The majority of Hartz IV recipients are childless: 56 percent of the communities of need are single households, nine percent are childless couples. According to the employment agency, around a third of the approximately 1.5 million unemployed Hartz IV recipients are foreigners, mainly from Syria, Turkey and Afghanistan.

Integration into the labor market is poor: According to the Federal Agency, only 1.6 percent of the long-term unemployed manage to take up work that is subject to social insurance contributions.

If the obligatory job placement and further training are no longer required, even with the planned “citizen’s allowance”, this already low success rate will continue to fall.

But: Of course, in order to take up a job, you also need jobs. The employment agency is currently assuming around 850,000 vacancies. This roughly corresponds to the number of short-term unemployed who receive unemployment benefit I as an insurance benefit. There are therefore no jobs for the 1.5 million who are considered Hartz IV unemployed in the statistics. Two-thirds or 2,526,000 are already “long-term benefit recipients” who have been receiving Hartz IV benefits for at least 21 months.

This raises the question of whether the traffic light considers Hartz IV recipients to be completely lost for the labor market. If that were the case, sanctions, reporting and application requirements would actually be superfluous. So does the traffic light write these people off?

Some of the Hartz IV recipients may actually be work-shy: the chances of getting a job from Hartz IV are minimal anyway. The integration rate was only 1.4 percent in 2016.

Wilhelm Adamy, the labor market expert at the trade union-affiliated Hans Böckler Foundation, wrote about the Hartz IV recipients at the time: “Many of them do not manage to gain a permanent foothold in the regular labor market and to secure their own livelihood. Not even half of all labor market integrations of the unemployed in the Hartz IV system lead to a living income, at least temporarily. Most of them remain in need of help.” According to Adamy, many movements into and out of long-term unemployment are of a more statistical nature, and the transitions into incapacity for work or hidden reserve clearly exceed the number of those who can be integrated into employment: “Anyone who becomes unemployed and needs help in this country stays it often for a long time.”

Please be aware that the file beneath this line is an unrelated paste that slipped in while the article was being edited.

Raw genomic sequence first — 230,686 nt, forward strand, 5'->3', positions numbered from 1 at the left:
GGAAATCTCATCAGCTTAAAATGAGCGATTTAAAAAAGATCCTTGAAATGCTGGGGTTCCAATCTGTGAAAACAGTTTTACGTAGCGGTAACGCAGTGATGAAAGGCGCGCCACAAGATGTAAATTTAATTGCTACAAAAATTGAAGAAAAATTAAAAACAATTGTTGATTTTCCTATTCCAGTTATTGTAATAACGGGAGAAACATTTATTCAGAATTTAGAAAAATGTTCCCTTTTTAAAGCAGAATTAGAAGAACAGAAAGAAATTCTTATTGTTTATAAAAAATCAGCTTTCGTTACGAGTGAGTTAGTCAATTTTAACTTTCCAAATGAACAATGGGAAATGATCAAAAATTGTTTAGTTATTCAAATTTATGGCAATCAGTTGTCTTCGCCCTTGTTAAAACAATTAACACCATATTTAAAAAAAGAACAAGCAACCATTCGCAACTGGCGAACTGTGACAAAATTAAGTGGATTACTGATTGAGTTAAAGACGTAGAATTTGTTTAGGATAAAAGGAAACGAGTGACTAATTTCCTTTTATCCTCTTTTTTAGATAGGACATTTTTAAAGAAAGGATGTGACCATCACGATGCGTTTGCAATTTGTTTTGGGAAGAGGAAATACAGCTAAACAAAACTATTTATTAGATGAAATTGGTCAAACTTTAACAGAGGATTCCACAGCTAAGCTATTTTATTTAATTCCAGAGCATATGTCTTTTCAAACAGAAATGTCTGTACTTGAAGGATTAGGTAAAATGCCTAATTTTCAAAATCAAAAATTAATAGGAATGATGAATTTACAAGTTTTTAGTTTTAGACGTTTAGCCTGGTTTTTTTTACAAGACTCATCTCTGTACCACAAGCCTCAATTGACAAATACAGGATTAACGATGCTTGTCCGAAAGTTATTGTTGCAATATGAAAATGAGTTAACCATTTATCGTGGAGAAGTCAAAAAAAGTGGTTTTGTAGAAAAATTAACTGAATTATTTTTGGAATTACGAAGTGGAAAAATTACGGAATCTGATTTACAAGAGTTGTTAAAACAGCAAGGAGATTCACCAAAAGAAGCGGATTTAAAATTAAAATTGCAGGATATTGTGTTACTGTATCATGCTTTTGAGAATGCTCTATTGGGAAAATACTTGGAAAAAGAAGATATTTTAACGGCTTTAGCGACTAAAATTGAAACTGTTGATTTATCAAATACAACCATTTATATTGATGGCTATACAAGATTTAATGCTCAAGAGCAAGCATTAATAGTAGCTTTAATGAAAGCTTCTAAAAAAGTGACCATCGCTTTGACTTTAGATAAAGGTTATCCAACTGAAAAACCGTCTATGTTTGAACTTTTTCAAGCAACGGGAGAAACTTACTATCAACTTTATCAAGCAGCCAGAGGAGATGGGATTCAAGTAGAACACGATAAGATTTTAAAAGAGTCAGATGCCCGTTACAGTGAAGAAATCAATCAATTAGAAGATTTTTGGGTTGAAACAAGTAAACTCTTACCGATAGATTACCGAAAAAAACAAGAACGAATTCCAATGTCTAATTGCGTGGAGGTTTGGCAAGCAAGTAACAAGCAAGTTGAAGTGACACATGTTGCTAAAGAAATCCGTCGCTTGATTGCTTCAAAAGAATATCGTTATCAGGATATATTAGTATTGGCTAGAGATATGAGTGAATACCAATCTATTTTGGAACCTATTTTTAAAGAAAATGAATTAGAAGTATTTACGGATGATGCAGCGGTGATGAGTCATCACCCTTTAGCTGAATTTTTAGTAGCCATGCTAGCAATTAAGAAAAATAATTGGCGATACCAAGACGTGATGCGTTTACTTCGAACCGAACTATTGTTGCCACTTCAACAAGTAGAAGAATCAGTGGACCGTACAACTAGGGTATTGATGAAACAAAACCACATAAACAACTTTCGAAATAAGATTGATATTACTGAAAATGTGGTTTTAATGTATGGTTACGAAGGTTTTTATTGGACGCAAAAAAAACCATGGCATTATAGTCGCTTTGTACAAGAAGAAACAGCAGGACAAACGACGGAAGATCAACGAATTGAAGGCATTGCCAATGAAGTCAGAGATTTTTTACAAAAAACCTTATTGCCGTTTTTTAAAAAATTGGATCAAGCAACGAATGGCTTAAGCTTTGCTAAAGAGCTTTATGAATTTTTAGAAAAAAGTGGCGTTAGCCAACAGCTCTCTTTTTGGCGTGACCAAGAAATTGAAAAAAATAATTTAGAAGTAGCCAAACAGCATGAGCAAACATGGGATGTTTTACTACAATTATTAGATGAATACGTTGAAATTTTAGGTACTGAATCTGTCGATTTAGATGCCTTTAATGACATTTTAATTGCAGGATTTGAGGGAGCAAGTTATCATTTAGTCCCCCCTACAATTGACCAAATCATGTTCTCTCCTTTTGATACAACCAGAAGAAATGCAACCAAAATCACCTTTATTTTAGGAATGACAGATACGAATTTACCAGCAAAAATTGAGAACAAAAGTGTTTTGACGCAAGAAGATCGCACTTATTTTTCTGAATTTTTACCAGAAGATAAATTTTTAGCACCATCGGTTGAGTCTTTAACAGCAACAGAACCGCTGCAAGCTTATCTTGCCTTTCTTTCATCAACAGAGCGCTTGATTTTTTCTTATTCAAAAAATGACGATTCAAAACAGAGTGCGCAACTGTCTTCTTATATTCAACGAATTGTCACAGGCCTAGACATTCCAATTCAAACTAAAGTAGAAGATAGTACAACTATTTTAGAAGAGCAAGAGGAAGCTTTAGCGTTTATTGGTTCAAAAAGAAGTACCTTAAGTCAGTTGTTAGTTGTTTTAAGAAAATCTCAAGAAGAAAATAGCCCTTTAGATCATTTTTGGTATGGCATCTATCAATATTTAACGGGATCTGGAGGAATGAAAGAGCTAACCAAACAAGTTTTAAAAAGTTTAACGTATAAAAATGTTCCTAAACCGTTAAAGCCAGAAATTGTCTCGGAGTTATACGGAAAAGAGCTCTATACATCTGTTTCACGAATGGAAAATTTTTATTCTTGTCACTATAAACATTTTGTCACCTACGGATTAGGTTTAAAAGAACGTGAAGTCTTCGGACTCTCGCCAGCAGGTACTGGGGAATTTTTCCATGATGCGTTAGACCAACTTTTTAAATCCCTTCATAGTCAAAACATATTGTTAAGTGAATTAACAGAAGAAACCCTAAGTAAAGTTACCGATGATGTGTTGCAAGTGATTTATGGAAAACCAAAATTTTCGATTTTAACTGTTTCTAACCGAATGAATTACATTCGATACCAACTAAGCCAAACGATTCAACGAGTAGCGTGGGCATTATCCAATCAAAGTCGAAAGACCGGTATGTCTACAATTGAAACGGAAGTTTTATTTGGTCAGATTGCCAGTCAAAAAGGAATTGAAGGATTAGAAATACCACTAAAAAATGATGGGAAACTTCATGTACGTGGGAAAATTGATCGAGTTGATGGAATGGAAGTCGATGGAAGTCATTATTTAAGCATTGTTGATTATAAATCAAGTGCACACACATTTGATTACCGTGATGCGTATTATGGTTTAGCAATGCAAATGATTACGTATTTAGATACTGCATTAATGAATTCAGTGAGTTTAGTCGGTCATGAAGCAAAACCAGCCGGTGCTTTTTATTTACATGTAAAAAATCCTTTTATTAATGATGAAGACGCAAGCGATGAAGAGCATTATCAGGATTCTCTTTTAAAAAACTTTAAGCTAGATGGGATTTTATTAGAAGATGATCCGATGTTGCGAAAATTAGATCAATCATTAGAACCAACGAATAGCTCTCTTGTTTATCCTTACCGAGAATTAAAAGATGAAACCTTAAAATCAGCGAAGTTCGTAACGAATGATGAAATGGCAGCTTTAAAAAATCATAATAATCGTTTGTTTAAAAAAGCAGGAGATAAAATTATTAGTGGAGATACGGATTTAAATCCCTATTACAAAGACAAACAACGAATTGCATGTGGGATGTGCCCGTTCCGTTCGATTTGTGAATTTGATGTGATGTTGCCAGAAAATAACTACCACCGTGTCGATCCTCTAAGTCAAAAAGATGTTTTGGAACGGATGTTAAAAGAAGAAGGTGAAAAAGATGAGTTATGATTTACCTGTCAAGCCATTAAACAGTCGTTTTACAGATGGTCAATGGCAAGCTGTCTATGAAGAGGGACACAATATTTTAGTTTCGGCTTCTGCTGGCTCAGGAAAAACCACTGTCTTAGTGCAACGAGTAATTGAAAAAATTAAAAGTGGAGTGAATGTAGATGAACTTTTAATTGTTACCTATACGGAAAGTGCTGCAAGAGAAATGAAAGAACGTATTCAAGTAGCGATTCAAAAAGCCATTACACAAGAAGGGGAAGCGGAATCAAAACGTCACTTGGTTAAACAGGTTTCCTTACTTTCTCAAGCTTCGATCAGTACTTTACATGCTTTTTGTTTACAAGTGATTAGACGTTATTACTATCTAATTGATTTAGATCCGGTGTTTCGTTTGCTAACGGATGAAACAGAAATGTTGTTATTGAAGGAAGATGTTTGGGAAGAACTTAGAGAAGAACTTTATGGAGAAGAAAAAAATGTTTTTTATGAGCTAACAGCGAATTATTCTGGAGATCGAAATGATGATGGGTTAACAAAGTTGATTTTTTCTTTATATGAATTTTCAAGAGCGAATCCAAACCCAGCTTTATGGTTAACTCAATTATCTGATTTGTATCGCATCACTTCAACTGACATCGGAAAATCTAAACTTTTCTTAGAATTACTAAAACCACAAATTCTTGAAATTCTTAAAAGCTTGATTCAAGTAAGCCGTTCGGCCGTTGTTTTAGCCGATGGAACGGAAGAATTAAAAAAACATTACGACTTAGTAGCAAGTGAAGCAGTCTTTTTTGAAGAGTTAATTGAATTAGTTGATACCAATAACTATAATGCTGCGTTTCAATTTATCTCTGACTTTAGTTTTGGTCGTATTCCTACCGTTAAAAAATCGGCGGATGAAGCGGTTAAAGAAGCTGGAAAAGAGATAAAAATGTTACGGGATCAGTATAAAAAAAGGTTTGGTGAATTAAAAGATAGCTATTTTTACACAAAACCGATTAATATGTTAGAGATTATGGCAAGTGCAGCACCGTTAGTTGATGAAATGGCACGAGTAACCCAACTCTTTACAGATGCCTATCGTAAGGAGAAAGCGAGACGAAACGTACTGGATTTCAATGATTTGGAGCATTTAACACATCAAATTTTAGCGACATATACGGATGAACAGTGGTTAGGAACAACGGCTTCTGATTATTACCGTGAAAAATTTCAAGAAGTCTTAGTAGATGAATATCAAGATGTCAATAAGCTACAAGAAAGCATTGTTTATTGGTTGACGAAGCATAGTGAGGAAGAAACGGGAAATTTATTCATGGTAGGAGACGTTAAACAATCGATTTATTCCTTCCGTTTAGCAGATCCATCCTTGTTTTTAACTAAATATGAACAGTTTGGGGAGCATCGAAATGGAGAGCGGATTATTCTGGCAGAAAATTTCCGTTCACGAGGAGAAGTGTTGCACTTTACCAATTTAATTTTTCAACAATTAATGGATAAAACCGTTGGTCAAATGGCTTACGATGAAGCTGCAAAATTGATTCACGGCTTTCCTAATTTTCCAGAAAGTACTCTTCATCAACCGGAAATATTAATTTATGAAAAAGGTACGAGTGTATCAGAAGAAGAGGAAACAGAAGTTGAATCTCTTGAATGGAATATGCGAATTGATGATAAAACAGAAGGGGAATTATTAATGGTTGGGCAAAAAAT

In its judgment of November 5, 2019, the Federal Constitutional Court considered cuts in unemployment benefits of up to 30 percent to be permissible if the legislature can use sanctions to demonstrate a positive effect on integration into the labor market. But with an integration rate of 1.6 percent, he can’t really do that.

In the hearing in the Bundestag, the DGB representative Martin Künkler remarked: “As far as studies are available, these show that only a very small part of the recipients of help ‘sets up’ in the system and that the subjective living conditions (such as illness, separation from partners, mental illnesses) are significant.” The subsistence level must always be guaranteed, according to Künkler: “The minimum is the minimum! Since the rule sets are sewn to the brim and just about cover the subsistence level, every cut represents an intervention in the subsistence level.”

The traffic light’s labor market revolution lies in the fact that it admits that 3.5 million people in Germany have no chance on the labor market. She no longer wants to make life unnecessarily difficult for them. She pushes them into social welfare and euphemistically calls it citizen money.

In view of the lack of prospects on the labor market for most Hartz IV recipients, turning away from the principle of “support and demand” is perhaps a humanitarian necessity, since there are mostly no jobs to “demand”. But you also push a part of society onto the sidelines, and this insight has a depressing effect in a country as rich as Germany. Especially since “well over 90 percent of benefit recipients do not even come into contact with sanctions” because they want and are looking for work, as the Federal Association of German Employers’ Associations stated in the committee hearing: because they “try to accept a reasonable job or the Visiting reasonable measures with great commitment to living a life without welfare”. This 90 percent is now left to itself by the traffic light with the citizens’ income.